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Nevada recreational marijuana industry clears state hurdles
CARSON CITY — Weighing in on how Nevada should test people for stoned driving, lawmakers advanced a measure on Friday to eliminate urine samples as a viable measure for police to show a driver to be impaired by marijuana. Under the bipartisan proposal, law enforcement officers would continue using blood tests to prove a person was illegally operating a passenger car, commercial truck or boat while high. The bill would retain specific legal limits set in 1999 for drivers’ blood content of THC, the psychoactive chemical in pot. Anyone with a blood-THC level at or above 5 nanograms per milliliter is considered too high to drive. ADVERTISING “There’s still no proof that those standards mean anything, but at least we’re moving to something which is scientifically provable,” said Sen. Tick Segerblom, a Las Vegas Democrat and chairman of the Senate Judiciary Committee. Researchers at the Touro University Nevada College of Osteopathic Medicine are among experts who say marijuana’s cognitive impairment cannot practically be detected in urine. Marijuana can be identified in urine but not accurately measured, the Touro study shows, making it a less-expensive option to blood tests for checking on simple prior use but improper to measure impairment. Others question the blood-THC measure. The automobile federation AAA commissioned a study last year that found no scientific basis reliably linking THC measures to whether a person is impaired. Traces of marijuana can remain in a person’s blood for weeks — and at high levels in frequent users. In 2016, Nevada was one of six states that had set exact THC blood thresholds for drivers. Courts and juries in several of the 26 states that allow some form of marijuana use have upheld the rights of marijuana users to rebut the blood tests or decided in individual cases that blood testing is inaccurate. Members of the Senate Judiciary Committee unanimously approved Assembly Bill 135, sending it to the full Senate for consideration. Members of the Assembly voted 34-4 to approve it last month.
Medical Marijuana - The Debate Rages On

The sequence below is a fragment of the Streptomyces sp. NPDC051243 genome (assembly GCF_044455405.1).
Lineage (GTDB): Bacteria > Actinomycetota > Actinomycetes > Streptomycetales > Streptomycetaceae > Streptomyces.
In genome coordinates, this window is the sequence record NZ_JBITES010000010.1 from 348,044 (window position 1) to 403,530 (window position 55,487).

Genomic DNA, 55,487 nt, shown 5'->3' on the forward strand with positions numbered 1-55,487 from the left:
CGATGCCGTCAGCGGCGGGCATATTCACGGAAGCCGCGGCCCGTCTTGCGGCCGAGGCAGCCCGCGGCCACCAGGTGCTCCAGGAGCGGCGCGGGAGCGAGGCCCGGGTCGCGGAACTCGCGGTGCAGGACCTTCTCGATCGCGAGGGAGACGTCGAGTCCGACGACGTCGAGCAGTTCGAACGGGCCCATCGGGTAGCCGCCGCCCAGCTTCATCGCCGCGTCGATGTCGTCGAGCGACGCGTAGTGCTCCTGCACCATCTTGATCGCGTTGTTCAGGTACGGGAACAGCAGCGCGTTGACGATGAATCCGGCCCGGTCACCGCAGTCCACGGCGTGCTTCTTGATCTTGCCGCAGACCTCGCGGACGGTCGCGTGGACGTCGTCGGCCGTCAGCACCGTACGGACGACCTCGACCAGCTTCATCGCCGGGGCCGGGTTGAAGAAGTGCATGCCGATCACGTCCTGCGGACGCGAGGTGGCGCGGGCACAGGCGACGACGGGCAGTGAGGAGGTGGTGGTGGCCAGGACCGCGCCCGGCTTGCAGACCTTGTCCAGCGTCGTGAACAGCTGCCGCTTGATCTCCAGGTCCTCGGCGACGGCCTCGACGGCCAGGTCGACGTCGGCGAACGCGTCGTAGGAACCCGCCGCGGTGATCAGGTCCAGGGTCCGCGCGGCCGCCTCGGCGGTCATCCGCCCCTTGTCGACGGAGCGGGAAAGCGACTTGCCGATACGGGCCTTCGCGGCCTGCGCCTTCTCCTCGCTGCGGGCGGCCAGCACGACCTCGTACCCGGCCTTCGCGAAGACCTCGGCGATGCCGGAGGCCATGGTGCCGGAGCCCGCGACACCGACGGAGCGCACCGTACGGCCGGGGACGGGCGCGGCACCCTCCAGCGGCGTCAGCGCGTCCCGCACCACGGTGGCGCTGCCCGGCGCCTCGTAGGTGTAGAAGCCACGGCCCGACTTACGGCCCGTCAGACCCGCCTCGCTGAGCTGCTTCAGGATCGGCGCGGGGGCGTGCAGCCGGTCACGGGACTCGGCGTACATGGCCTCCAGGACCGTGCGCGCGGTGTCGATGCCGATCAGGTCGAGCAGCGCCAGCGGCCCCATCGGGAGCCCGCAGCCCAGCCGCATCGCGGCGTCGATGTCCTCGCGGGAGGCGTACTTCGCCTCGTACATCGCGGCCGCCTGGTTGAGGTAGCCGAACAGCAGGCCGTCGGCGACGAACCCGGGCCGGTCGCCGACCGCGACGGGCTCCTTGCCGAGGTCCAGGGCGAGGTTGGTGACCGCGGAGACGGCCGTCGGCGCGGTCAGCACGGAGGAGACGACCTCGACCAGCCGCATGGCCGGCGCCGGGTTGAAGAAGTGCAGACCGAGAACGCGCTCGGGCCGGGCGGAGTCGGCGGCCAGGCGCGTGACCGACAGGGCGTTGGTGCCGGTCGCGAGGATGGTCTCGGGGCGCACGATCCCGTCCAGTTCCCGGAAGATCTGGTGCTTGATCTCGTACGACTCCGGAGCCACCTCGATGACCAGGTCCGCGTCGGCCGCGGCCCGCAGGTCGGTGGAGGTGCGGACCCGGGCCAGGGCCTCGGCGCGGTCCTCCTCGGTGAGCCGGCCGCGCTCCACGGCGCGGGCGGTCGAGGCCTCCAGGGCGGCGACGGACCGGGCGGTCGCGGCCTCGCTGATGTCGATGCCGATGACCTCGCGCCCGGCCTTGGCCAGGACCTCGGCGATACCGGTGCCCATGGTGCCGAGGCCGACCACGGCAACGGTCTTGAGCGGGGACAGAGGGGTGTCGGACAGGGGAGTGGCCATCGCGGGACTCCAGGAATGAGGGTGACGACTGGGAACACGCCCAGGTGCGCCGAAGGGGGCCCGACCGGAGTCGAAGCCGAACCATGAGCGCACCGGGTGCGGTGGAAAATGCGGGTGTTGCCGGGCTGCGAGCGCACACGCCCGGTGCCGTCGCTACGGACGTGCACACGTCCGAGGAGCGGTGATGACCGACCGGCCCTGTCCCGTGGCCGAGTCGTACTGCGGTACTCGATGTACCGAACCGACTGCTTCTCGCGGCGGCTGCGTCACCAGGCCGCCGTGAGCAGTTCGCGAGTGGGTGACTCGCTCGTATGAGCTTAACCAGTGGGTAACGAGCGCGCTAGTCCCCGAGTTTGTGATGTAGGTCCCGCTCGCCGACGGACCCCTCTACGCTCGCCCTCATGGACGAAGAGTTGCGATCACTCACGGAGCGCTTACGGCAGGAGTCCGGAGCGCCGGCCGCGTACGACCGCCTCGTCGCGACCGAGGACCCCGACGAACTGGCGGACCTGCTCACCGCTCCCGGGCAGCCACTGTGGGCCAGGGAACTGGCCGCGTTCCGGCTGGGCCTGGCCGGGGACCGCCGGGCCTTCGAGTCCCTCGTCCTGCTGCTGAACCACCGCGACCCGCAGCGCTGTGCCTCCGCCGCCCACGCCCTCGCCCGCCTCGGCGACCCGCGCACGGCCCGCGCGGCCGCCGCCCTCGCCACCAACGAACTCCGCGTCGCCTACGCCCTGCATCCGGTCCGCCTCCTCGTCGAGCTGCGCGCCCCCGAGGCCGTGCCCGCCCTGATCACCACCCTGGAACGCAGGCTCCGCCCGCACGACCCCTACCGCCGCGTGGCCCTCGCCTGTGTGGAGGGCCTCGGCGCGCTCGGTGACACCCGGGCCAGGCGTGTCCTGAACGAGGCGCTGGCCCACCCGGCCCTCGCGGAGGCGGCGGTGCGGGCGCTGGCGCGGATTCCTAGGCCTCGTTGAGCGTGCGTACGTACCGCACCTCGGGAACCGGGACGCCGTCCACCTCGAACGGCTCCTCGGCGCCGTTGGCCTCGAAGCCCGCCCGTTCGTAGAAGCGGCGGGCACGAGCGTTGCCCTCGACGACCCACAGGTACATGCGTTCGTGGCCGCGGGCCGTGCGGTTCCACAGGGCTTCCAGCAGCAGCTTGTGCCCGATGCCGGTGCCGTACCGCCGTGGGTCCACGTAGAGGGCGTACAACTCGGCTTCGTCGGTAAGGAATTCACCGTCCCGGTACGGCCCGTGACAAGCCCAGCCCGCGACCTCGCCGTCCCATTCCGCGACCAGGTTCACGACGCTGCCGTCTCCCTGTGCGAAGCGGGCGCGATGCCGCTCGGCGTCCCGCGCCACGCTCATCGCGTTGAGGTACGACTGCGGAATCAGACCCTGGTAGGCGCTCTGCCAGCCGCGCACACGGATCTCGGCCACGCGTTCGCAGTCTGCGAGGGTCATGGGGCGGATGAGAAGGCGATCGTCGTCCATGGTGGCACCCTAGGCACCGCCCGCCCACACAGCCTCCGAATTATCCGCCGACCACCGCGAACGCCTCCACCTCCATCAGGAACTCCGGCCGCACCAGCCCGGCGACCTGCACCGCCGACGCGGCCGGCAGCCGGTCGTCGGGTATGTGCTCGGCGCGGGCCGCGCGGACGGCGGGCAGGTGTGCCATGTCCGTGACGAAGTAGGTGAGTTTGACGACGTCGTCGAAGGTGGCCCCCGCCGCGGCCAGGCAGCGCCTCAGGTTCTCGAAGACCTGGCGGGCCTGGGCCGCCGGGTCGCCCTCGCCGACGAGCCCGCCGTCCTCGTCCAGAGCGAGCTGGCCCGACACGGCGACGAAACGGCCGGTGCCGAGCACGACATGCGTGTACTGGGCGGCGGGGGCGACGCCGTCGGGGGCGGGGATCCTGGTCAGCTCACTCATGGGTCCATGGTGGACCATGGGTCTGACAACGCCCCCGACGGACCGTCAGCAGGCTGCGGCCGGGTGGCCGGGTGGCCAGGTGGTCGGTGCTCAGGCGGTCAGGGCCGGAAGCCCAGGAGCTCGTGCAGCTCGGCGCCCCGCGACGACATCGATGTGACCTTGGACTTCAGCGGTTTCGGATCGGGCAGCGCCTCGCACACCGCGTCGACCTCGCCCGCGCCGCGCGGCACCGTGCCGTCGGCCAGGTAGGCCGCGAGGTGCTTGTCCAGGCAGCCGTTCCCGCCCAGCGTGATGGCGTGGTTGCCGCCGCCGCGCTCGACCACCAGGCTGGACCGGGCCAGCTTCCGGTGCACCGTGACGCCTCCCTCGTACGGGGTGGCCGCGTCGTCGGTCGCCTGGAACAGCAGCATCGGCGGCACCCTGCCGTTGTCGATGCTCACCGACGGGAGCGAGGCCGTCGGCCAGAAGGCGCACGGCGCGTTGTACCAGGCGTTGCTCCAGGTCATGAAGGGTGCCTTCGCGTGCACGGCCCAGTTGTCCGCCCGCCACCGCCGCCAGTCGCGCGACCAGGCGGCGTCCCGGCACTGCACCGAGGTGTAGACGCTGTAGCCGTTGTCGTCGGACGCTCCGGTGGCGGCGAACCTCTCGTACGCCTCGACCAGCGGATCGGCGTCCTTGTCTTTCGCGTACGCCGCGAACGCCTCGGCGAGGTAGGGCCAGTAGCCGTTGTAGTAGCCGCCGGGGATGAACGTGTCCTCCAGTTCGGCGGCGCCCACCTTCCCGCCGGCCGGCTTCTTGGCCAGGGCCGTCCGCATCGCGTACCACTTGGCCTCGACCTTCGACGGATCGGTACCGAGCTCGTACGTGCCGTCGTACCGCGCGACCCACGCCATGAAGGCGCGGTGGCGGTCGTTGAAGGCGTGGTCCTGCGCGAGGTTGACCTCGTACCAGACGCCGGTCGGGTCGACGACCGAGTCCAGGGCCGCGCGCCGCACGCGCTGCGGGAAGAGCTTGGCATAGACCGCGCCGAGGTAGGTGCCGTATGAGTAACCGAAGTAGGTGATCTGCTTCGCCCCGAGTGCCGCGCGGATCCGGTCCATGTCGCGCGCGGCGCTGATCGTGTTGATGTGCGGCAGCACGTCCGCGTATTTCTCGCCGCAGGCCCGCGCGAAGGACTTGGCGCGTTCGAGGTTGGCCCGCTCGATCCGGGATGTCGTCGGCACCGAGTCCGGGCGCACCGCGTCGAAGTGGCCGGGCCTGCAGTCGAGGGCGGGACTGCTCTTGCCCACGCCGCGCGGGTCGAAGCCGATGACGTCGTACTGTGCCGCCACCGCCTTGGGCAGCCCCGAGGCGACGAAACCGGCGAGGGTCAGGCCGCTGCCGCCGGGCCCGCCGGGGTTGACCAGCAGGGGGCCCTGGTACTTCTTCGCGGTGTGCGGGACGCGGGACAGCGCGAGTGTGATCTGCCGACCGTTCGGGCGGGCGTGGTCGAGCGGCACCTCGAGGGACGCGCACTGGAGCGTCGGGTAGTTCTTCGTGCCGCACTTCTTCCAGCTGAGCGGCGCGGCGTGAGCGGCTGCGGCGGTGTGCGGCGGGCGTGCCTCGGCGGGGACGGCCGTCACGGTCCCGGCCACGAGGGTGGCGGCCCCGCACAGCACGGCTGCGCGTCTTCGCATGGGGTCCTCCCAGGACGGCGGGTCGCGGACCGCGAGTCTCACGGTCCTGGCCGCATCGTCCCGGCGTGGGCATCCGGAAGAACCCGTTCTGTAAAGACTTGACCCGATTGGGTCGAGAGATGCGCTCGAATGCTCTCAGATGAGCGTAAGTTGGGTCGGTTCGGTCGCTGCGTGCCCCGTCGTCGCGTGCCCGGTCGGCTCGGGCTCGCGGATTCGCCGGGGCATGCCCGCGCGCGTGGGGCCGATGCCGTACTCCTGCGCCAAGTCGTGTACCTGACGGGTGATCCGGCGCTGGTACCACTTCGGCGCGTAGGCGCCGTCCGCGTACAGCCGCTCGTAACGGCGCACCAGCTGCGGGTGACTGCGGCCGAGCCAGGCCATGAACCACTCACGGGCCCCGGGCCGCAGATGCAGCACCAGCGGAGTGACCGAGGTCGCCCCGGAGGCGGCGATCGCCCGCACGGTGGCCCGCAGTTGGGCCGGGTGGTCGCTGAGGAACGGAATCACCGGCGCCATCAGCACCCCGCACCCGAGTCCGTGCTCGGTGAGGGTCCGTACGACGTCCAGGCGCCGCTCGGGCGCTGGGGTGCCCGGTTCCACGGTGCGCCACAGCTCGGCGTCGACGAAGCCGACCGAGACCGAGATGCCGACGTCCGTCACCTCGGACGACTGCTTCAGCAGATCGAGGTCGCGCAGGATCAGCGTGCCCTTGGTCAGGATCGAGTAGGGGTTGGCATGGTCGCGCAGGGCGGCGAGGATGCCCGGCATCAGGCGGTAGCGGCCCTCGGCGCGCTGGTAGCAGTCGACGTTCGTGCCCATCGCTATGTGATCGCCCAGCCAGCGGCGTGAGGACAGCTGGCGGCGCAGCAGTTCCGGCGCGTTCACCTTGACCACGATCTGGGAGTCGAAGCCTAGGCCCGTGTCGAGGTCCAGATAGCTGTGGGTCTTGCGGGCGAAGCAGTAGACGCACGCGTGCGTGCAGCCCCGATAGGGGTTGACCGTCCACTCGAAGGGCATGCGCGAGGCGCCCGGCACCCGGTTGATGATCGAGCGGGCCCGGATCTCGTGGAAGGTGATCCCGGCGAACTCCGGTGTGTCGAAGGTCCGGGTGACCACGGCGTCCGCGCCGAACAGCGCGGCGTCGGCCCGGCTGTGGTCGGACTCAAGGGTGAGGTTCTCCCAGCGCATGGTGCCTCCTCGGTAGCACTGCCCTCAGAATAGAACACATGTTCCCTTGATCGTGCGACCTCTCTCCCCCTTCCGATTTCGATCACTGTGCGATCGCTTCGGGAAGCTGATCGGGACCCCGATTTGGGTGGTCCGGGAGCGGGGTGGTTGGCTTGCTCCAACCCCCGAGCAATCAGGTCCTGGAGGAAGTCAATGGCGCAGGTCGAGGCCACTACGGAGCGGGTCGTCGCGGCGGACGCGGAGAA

As of November 8th, 2016, both recreational and medical marijuana are legal in Nevada. Recreational users who are 21 years of age and older will soon be able to purchase up to 1 ounce of cannabis (or up to 1/8 ounce of concentrate) at a time. Who can purchase marijuana in Nevada? Thanks to the passing of Question 2, recreational marijuana will be officially legal for people who are 21 years of age and older. Anyone 18 years and older with a valid medical marijuana card can purchase cannabis legally in Nevada, even if the card has been issued from another state. Minors can also qualify for a medical card as long as a parent or guardian signs the Minor Release Form and agrees to act as the child's primary caregiver. Purchasing Limits Although details for recreational purchases are still being ironed out, expect to be able to purchase up to one ounce of cannabis flower or up to 1/8 of an ounce of concentrate at one time from recreational dispensaries. Note a 15% excise tax will be added to every purchase. Those with a valid medical marijuana card who are at least 18 years old and older (or their caregivers) can purchase up to 2.5 ounces worth of useable marijuana within a two-week period (14 days). This includes flower, edibles, concentrates, topicals -- basically, anything containing cannabis that could get a person high. Currently the definition of “useable” is being debated, as it’s an ambiguous term. Calculations for this limit are based on the total weight of cannabinoids in a product. For example, if a patient wishes to purchase five 100 milligram candy bars, he or she will be able to purchase the remaining weight in flower, concentrates or topicals (which equals around 2.48 ounces of usable marijuana) within a 14-day period. Although patients can shop at multiple dispensaries, purchases are tracked in real-time throughout the state to prevent purchases of more than 2.5 ounces every 14 days. Get your MMJ card - $59 Where to Purchase Marijuana in Nevada A handful of licensed medical dispensaries are now open in Nevada, with recreational shops opening soon. Check out our Nevada dispensary directory for the current complete list. More licensed medical dispensaries and a few hundred licensed growers and producers are expected to open, so there will be plenty of places to find medical marijuana in Nevada at an affordable price. Recreational dispensaries will be determined by county size, with 80 being allocated to Clark County, 20 to Washoe County, four to Carson County and two to the additional 14 counties. Most dispensaries will be found in highly populated areas like Las Vegas and Reno, with the remaining ones sprinkled throughout the rest of the state. Note that liquor distributors will have a monopoly on licenses for the first 18 months, although medical marijuana shops will be first to market to sell cannabis for the same time period. Store Hours Dispensary store hours must be authorized by local governments, be in operation during and only during their established timeframe and have their store hours clearly posted at all times. Store hours vary based on local government regulations. For example, Las Vegas allows medical dispensaries to operate between the hours of 6:00am and 10:00pm, while Reno dispensaries may be permitted to stay open as late as midnight. Where can you consume marijuana in Nevada? Cannabis consumption is for private use only. It is illegal to smoke in public, on federal land or in a vehicle without risking a fine. There are some hotels that allow tobacco smoke, but most will not permit marijuana use because of concerns regarding conflicting federal law. This is especially true of casinos that work hard to meet gaming regulations, which makes them less likely to want to "gamble" with federal marijuana law. Although there has been some discussion about opening a few marijuana resorts on Las Vegas Boulevard in the future, it's always best to keep a low profile when consuming cannabis in Nevada. Those caught violating public consumption laws in Nevada will be charged with a misdemeanor which is punishable by up to six months in jail, a fine of up to $1,000 or both. The ruling judge may assign community service in addition to or in lieu of both jail time and fines. Driving Under the Influence of Marijuana in Nevada Driving under the influence of marijuana is illegal in Nevada and could result in a fine, potential community service and even jail time. Law enforcement officials will determine if a person is under the influence of marijuana by requesting either a urine sample, blood sample or field sobriety test. If the urine sample shows at least ten nanograms of marijuana per milliliter (or 15 nanograms per milliliter of marijuana metabolite) or the blood test shows two nanograms of marijuana per milliliter (or five nanograms per milliliter of marijuana metabolite), the person will be considered high "per-se," though this can often be contested in court. Transporting Marijuana When marijuana is being transported in a vehicle, it should be in a sealed container away from the driver and any minor passengers. Failure to do so could result in an “Open Container” fine or, in the case of minors in the vehicle, the much more severe citation “aggravating circumstance.” It is also illegal to take marijuana across state lines even if the next destination also has legal marijuana laws because of different marijuana regulations in each state. Exporting Marijuana The U.S. Postal Service should never be used as a cannabis delivery system. All mail is subject to search, especially if it smells like marijuana. If an employee at the post office notices an odd or suspicious package, they are required to report it to the proper authorities. If they decide that there is something illegal in the package, they might still deliver it and then arrest the addressee for sending contraband through the mail. Consumption by Minors Unless the minor has a valid medical marijuana recommendation, it is illegal for him or her to consume cannabis and cannabis-infused products and could result in a misdemeanor. Those caught distributing marijuana-related products to minors are punishable with a minimum one-year sentence for first time offenses and up to life in prison (with potential parole after five years) for subsequent offenses. Cultivation As party of the passing of Question 2, growing at home will be banned within 25 miles of any dispensary, effectively blocking most of the population of Nevada from growing their own flower.